Equality and marriage 

The failure of Maine to allow marriage equality is without a doubt an unhappy outcome for its LGBT citizens. Fifty-three percent of the voters successfully took away the rights of their fellow citizens simply because the democratic process in America allows them to do so. It only took a mere 31,909 votes to repeal a new law that would have established full equality for all the citizens of Maine. 

Go west from Maine to the state of Washington, and there the citizens approved of the "everything but marriage" Referendum 71, which expanded the rights of domestic partners. Referendum 71 had its detractors, but the salient fact is that voters there recognized the importance of expanding rights of its citizens, not take them away, as was done in Maine.

Marriage, which technically is a civil contract between two individuals, has been afforded to some LGBT citizens either in this country or elsewhere. Those who have achieved the legal status of marriage know the joy, security and responsibility of their union. They are acutely aware of the importance of the solemn pledges made to one another, validated by friends and family, and most especially recognized by a state or province.

Many LGBT citizens, at least those who want to be married, recognize that it does represent full equality under the Constitution, and I agree.

Fortunately, throughout America, we are seeing more and more where homophobia is declining. This is evidenced by the increasing number of states allowing marriage equality, the passage of the hate crimes bill, LGBT people being elected to various state and local public offices, including quite possibly electing a mayor of a major U.S. city, as well as some states expanding rights of domestic partners. Over time, taking all of these events into account, I see a remarkable positive shift taking place in the struggle for attaining full equality for all citizens of this country.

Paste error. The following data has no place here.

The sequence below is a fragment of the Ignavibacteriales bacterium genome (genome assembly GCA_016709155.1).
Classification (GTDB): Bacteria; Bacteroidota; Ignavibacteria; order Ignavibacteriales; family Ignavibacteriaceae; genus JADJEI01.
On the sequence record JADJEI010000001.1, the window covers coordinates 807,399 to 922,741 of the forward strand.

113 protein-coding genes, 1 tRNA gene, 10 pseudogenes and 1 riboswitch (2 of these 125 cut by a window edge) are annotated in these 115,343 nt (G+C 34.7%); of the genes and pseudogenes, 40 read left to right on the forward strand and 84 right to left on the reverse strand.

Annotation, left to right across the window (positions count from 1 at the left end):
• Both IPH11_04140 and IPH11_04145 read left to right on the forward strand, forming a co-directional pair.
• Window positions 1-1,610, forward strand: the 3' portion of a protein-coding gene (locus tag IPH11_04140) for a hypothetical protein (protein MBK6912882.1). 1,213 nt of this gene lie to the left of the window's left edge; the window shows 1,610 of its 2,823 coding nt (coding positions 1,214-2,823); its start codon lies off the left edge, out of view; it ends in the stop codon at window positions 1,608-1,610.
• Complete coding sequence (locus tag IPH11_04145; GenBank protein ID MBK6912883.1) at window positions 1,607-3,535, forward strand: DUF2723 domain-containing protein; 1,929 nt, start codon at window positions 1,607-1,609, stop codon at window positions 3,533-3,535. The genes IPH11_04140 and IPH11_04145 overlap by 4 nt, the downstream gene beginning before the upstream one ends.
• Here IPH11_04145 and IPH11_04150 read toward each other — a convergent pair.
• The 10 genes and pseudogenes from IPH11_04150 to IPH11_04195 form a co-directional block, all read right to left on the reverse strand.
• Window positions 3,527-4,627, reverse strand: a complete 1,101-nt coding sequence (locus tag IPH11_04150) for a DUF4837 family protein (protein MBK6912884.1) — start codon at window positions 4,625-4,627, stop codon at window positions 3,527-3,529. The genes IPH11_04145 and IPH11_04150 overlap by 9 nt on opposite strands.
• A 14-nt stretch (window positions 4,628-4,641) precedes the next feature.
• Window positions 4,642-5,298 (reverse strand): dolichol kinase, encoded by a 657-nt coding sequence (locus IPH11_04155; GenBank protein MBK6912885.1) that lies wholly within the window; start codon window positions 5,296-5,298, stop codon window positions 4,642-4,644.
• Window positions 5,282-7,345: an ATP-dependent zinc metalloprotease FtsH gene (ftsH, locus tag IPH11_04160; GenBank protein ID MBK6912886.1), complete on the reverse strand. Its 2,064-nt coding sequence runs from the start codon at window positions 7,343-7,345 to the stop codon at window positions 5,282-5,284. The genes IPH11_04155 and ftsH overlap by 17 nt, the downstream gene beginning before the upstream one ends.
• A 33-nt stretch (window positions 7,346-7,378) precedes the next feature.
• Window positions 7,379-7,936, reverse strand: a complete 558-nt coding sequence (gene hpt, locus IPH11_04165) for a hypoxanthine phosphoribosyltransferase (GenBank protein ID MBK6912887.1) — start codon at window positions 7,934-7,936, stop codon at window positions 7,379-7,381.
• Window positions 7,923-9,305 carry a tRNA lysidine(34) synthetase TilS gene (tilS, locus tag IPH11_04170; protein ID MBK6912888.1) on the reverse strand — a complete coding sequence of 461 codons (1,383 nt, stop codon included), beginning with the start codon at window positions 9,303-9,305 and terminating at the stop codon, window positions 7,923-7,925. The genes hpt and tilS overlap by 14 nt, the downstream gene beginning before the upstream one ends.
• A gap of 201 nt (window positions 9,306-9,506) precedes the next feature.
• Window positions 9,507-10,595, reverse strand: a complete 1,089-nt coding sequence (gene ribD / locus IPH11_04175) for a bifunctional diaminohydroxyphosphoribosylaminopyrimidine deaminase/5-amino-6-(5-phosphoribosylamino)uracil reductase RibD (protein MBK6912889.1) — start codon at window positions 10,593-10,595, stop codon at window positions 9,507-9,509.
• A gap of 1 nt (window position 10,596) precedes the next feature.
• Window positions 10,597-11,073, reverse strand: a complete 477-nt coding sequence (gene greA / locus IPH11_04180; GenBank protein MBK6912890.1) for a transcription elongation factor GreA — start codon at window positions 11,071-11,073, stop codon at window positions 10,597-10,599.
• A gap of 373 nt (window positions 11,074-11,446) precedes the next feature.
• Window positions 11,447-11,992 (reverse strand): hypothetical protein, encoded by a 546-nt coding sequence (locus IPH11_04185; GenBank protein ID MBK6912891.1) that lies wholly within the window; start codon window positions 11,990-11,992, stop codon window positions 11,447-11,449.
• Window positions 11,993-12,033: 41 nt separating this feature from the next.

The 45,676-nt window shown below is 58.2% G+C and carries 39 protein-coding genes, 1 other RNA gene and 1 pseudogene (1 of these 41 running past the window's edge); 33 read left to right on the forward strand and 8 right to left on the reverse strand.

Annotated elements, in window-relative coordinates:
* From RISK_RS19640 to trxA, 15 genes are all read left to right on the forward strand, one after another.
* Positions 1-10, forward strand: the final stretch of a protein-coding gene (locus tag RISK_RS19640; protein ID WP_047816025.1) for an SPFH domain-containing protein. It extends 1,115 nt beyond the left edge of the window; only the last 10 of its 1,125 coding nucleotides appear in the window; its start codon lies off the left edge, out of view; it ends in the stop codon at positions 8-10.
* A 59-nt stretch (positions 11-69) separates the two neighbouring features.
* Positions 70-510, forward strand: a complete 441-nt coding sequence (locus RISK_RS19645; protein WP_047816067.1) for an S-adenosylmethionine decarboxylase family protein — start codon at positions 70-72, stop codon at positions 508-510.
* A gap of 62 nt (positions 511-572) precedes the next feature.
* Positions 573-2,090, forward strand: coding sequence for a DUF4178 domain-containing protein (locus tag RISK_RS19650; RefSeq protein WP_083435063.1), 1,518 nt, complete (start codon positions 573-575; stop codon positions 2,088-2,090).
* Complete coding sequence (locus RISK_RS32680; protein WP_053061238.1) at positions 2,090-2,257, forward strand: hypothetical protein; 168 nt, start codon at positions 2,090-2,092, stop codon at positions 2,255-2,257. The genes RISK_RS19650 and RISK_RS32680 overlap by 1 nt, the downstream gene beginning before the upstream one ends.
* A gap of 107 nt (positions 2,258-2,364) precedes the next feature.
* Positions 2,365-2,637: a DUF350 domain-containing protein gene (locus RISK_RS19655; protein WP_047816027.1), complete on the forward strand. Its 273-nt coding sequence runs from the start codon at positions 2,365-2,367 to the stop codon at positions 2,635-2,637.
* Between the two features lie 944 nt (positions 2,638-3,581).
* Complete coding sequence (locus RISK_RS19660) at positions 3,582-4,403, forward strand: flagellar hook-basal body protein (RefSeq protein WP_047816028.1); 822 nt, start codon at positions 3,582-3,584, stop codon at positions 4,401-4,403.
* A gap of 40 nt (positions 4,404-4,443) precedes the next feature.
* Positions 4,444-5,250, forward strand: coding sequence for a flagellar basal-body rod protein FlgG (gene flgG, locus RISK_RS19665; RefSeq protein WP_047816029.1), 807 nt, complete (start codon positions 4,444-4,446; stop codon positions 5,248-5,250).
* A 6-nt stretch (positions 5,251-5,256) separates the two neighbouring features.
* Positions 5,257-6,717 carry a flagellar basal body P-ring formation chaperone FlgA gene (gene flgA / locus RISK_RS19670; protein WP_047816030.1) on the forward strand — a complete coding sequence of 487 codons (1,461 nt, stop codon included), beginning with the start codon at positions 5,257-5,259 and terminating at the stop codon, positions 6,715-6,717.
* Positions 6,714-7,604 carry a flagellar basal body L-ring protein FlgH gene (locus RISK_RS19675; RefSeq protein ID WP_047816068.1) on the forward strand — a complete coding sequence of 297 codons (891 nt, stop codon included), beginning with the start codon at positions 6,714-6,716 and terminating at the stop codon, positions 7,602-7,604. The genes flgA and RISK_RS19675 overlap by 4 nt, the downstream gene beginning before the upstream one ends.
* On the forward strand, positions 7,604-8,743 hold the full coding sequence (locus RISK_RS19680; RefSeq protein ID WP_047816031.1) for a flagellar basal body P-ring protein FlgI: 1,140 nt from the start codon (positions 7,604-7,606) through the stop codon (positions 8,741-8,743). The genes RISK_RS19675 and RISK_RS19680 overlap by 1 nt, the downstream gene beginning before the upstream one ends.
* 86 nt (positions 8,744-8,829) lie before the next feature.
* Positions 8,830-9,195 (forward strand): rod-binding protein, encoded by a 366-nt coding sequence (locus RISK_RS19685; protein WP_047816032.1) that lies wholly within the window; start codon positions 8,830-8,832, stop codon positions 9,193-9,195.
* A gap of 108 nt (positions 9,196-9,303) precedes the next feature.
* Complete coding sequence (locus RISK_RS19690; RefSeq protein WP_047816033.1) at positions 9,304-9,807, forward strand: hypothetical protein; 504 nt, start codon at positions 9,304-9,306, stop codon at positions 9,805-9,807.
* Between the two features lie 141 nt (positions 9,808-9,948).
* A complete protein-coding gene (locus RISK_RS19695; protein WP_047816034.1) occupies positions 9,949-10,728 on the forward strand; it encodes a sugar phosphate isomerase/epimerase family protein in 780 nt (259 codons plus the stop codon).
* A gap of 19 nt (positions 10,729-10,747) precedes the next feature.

Even in the face of recent defeats, when considering all that has been achieved over time by LGBT citizens, it is apparent to me that increasing numbers of people from all walks of life are showing the needed moral courage for living and relating to each other as equals. It is my belief that this increasing seriousness and sense of fairness in thought and action will provide the momentum to ultimately bring about full equality for all Americans. 

Outcomes like the one in Maine simply show how fierce heterosexuals are in exercising ownership and total control of the word marriage and all its accompanying social and financial benefits. Having read the U.S. Constitution many times, I have as yet found where it is stated that heterosexuals are the sole proprietors of the word marriage. However, since this country currently permits a specific group to literally own and control a word and all that is attached to it, then I believe I too would like to own a word and all that is attached to it. My word is equality.

"Terri L. Miller-Simms, Oklahoma City

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